Hunt’s 2013 Book Picks

31 Dec

For better or worse, I mentally divide my reading into fiction and nonfiction.  This is, in part, to keep up my fiction reading. A few years ago, I found I was reading almost exclusively nonfiction and that scared me. I didn’t want to become a non-reader of fiction.  So I’m picking two favorite books from my reading this year.

Fiction Pick: The Round House by Louise Erdich

Erdich’s books are always well reviewed nationwide and well read in Minnesota, which is where I live.  I loved The Round House because it was so evocative of a Gen X childhood.  The fact that Erdich did not herself grow up in the 1980s and 1990s makes me that much more jealous of her powers as a writer.  And she is amazing.  She tells a damn good story and she perfectly captures the most important tension in a teenager’s life—the tension between the desire to effect the newly understood world and feeling powerless to do so.

I feel old to say that I liked this book because it brought me back, but it really did that.  The allusions to Star Trek: The Next Generation brought to mind the sound of a knife clacking against the lip of a blackened popcorn pan.  My dad always melted a cube of butter, which he would then pour over the giant stainless steel bowl of popcorn that we would eat by the handful as we watched TV.

The way that the protagonist and the other kids in The Round House talked about church camp and Star Trek: The Next Generation was so true to life and so funny that I almost cried in places. Too often, the pop culture references in books work like winking—they’re for the in-crowd and like a wink, they drive away all sense of majesty—but that wasn’t the case with Erdich’s references to Lieutenant Worf.  These references only made the book more evocative of life at the end of the Twentieth Century.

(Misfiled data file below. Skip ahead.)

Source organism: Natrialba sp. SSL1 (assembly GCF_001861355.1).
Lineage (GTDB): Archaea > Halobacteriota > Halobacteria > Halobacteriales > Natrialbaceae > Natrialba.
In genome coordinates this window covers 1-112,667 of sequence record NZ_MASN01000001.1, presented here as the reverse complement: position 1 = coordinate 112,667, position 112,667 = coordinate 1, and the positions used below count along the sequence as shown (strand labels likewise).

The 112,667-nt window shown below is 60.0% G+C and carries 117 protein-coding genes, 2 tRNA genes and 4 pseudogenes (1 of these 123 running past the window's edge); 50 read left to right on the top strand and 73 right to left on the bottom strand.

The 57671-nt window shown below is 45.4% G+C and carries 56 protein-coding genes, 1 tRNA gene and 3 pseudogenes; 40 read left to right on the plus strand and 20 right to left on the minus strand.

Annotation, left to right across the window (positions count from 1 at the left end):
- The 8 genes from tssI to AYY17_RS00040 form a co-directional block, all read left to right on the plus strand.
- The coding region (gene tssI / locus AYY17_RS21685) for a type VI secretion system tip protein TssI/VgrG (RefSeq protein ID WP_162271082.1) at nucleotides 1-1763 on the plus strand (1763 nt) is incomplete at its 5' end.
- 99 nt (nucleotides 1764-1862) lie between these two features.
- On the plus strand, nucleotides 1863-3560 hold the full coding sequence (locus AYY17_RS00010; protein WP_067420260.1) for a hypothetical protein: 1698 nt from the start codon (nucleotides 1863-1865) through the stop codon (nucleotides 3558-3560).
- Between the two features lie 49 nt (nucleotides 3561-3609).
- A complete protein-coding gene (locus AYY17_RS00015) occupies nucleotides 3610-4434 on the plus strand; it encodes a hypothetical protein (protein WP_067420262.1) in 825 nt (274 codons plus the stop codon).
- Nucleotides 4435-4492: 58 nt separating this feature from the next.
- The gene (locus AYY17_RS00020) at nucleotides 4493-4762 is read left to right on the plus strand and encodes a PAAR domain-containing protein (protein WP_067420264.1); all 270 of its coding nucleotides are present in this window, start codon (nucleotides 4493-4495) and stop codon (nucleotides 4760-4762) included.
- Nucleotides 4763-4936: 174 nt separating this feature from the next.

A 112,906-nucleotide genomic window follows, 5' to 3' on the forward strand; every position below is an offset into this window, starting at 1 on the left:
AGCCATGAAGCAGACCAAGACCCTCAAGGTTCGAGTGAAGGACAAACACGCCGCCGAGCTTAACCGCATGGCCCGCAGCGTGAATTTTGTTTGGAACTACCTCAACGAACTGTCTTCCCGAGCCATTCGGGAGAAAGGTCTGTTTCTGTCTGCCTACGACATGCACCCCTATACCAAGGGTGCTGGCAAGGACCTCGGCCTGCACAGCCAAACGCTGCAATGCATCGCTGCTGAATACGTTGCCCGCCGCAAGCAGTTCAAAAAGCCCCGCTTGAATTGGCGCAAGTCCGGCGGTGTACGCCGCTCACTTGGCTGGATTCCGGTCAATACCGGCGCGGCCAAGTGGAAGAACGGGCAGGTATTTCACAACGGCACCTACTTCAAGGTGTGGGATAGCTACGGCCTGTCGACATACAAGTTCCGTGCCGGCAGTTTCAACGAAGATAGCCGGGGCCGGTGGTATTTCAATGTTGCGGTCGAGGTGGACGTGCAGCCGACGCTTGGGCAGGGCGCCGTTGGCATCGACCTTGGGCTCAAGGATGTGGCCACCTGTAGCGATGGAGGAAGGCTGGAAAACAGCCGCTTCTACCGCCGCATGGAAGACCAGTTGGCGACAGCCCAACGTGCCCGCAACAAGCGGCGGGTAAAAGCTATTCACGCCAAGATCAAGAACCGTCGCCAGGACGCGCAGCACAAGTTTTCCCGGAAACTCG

Nonfiction Pick: Pilgrim’s Wilderness by Tom Kizzia

I don’t think I would have enjoyed Pilgrim’s Wilderness as much if I had already known the story of Papa Pilgrim and his family.  But because I didn’t, the plot twists surprised me and I was hooked.

I think I was lucky to be ignorant of the story beforehand, because it’s a fairly recent one, which received some national news coverage.  A back-to-the-bible eccentric, self-christened Papa Pilgrim, buys several acres within the Wrangell-St. Elias National Park in Alaska and, after moving his wife and fourteen children onto the land, begins a battle with the National Park Service.  Pilgrim has a troubled and fascinating past and Tom Kizzia, a former reporter for the Anchorage Daily News, unspools it like a novelist.

The book is great because its lead character is so unique—and, in his way, compelling—but also because Kizzia makes the story about more than just the Pilgrim family.  He explores the meaning of Alaska, a liminal place where government and wilderness meet and the rules break down.

Pilgrim’s Wilderness reminded me of Jon Krakauer’s breakout book, Into the Wild. And though some might bristle at even mentioning the name of Christopher McCandless in the same breathe as Papa Pilgrim, the two men both showed that the idea of Alaska is still a powerful force in the imaginative lives of many. Unfortunately, that imaginary Alaska is different from real Alaska in important and sometimes costly ways.

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